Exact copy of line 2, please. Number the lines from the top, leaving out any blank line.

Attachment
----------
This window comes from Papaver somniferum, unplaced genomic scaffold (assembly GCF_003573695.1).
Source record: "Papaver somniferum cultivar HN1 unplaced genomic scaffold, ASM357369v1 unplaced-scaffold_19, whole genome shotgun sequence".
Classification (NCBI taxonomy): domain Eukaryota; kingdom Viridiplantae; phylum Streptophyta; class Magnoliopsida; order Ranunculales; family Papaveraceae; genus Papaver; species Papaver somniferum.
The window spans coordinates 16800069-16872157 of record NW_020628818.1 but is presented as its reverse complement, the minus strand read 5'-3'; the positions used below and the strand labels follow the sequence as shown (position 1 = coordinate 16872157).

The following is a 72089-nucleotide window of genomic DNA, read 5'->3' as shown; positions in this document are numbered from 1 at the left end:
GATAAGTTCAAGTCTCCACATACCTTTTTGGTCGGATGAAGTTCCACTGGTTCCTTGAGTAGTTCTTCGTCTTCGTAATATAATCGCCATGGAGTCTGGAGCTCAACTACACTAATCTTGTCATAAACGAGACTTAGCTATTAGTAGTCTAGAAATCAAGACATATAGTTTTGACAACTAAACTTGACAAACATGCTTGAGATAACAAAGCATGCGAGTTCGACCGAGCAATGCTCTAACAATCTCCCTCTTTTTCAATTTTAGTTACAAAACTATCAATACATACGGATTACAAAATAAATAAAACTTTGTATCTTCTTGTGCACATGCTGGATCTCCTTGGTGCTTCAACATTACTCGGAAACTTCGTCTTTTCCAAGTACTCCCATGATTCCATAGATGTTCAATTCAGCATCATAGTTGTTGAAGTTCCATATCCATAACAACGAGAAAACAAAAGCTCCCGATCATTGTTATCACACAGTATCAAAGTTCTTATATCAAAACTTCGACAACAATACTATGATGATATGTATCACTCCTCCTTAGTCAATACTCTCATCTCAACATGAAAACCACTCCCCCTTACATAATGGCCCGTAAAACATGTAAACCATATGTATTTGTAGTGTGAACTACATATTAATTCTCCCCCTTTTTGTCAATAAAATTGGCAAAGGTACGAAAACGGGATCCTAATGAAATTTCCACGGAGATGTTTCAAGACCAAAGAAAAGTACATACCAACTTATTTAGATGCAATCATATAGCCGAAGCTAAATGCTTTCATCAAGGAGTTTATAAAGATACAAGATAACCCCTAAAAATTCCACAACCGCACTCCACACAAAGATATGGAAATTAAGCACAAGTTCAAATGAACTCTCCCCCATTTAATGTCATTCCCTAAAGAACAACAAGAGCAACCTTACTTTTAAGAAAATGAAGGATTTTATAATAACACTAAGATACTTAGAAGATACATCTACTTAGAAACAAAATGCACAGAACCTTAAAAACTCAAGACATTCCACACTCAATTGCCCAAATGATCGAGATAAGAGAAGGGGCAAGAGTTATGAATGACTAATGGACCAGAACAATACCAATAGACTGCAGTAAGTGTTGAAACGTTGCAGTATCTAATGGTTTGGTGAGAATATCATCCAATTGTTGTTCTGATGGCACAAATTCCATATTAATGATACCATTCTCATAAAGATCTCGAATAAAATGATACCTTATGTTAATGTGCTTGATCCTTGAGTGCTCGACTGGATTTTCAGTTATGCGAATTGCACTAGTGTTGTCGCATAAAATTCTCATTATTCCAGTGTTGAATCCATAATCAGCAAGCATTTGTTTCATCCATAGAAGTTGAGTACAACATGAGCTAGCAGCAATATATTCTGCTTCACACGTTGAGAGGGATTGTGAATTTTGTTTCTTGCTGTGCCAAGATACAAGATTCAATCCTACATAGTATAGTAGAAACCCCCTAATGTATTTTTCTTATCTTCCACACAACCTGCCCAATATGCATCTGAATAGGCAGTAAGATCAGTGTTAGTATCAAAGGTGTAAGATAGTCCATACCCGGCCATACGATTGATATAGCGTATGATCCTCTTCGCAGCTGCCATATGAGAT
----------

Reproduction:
Source record: "Papaver somniferum cultivar HN1 unplaced genomic scaffold, ASM357369v1 unplaced-scaffold_19, whole genome shotgun sequence".